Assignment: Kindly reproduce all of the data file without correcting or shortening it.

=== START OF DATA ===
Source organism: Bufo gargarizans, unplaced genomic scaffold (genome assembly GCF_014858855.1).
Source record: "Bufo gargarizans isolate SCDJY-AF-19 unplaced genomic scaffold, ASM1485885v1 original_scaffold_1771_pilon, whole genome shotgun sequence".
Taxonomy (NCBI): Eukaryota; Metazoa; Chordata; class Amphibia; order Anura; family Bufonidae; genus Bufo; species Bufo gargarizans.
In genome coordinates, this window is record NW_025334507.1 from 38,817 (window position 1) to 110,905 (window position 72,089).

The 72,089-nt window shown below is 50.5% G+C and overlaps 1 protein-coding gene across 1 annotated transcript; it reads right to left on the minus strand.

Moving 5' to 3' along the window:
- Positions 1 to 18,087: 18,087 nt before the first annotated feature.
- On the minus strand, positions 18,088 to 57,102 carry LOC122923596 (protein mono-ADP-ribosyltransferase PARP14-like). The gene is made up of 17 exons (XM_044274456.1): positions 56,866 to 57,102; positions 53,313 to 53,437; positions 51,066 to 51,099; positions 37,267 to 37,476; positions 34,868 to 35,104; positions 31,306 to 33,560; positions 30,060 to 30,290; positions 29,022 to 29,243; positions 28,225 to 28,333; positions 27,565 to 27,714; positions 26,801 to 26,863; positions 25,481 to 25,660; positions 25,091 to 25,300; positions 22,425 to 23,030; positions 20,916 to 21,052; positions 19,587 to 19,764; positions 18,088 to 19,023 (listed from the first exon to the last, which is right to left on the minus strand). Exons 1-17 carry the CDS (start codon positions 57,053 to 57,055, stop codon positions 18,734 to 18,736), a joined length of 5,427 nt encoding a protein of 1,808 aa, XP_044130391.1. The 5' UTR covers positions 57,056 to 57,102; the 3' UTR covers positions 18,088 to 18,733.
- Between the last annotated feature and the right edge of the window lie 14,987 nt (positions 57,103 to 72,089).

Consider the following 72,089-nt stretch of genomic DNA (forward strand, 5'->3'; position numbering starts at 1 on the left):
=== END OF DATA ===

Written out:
Source organism: Bufo gargarizans, unplaced genomic scaffold (genome assembly GCF_014858855.1).
Source record: "Bufo gargarizans isolate SCDJY-AF-19 unplaced genomic scaffold, ASM1485885v1 original_scaffold_1771_pilon, whole genome shotgun sequence".
Taxonomy (NCBI): Eukaryota; Metazoa; Chordata; class Amphibia; order Anura; family Bufonidae; genus Bufo; species Bufo gargarizans.
In genome coordinates, this window is record NW_025334507.1 from 38,817 (window position 1) to 110,905 (window position 72,089).

The 72,089-nt window shown below is 50.5% G+C and overlaps 1 protein-coding gene across 1 annotated transcript; it reads right to left on the minus strand.

Moving 5' to 3' along the window:
- Positions 1 to 18,087: 18,087 nt before the first annotated feature.
- On the minus strand, positions 18,088 to 57,102 carry LOC122923596 (protein mono-ADP-ribosyltransferase PARP14-like). The gene is made up of 17 exons (XM_044274456.1): positions 56,866 to 57,102; positions 53,313 to 53,437; positions 51,066 to 51,099; positions 37,267 to 37,476; positions 34,868 to 35,104; positions 31,306 to 33,560; positions 30,060 to 30,290; positions 29,022 to 29,243; positions 28,225 to 28,333; positions 27,565 to 27,714; positions 26,801 to 26,863; positions 25,481 to 25,660; positions 25,091 to 25,300; positions 22,425 to 23,030; positions 20,916 to 21,052; positions 19,587 to 19,764; positions 18,088 to 19,023 (listed from the first exon to the last, which is right to left on the minus strand). Exons 1-17 carry the CDS (start codon positions 57,053 to 57,055, stop codon positions 18,734 to 18,736), a joined length of 5,427 nt encoding a protein of 1,808 aa, XP_044130391.1. The 5' UTR covers positions 57,056 to 57,102; the 3' UTR covers positions 18,088 to 18,733.
- Between the last annotated feature and the right edge of the window lie 14,987 nt (positions 57,103 to 72,089).

Consider the following 72,089-nt stretch of genomic DNA (forward strand, 5'->3'; position numbering starts at 1 on the left):